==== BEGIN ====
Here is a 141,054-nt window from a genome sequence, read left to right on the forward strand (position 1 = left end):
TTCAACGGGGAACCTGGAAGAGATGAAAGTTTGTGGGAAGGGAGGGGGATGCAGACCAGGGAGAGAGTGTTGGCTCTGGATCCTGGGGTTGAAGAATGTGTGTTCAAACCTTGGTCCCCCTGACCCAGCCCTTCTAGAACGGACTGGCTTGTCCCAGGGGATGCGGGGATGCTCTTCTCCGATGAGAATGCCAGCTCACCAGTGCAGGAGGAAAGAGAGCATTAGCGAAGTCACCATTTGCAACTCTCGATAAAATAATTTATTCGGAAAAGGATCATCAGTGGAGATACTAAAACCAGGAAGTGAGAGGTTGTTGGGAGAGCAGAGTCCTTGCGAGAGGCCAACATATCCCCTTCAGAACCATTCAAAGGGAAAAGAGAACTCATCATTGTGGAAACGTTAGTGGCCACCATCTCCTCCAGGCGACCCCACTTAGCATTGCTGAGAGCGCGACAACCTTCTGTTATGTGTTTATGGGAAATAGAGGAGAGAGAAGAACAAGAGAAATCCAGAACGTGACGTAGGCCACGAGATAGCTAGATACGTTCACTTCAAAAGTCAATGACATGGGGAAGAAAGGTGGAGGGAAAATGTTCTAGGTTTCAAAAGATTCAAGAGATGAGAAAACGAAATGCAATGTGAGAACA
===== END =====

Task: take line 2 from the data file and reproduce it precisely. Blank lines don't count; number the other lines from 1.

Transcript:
TTCAACGGGGAACCTGGAAGAGATGAAAGTTTGTGGGAAGGGAGGGGGATGCAGACCAGGGAGAGAGTGTTGGCTCTGGATCCTGGGGTTGAAGAATGTGTGTTCAAACCTTGGTCCCCCTGACCCAGCCCTTCTAGAACGGACTGGCTTGTCCCAGGGGATGCGGGGATGCTCTTCTCCGATGAGAATGCCAGCTCACCAGTGCAGGAGGAAAGAGAGCATTAGCGAAGTCACCATTTGCAACTCTCGATAAAATAATTTATTCGGAAAAGGATCATCAGTGGAGATACTAAAACCAGGAAGTGAGAGGTTGTTGGGAGAGCAGAGTCCTTGCGAGAGGCCAACATATCCCCTTCAGAACCATTCAAAGGGAAAAGAGAACTCATCATTGTGGAAACGTTAGTGGCCACCATCTCCTCCAGGCGACCCCACTTAGCATTGCTGAGAGCGCGACAACCTTCTGTTATGTGTTTATGGGAAATAGAGGAGAGAGAAGAACAAGAGAAATCCAGAACGTGACGTAGGCCACGAGATAGCTAGATACGTTCACTTCAAAAGTCAATGACATGGGGAAGAAAGGTGGAGGGAAAATGTTCTAGGTTTCAAAAGATTCAAGAGATGAGAAAACGAAATGCAATGTGAGAACA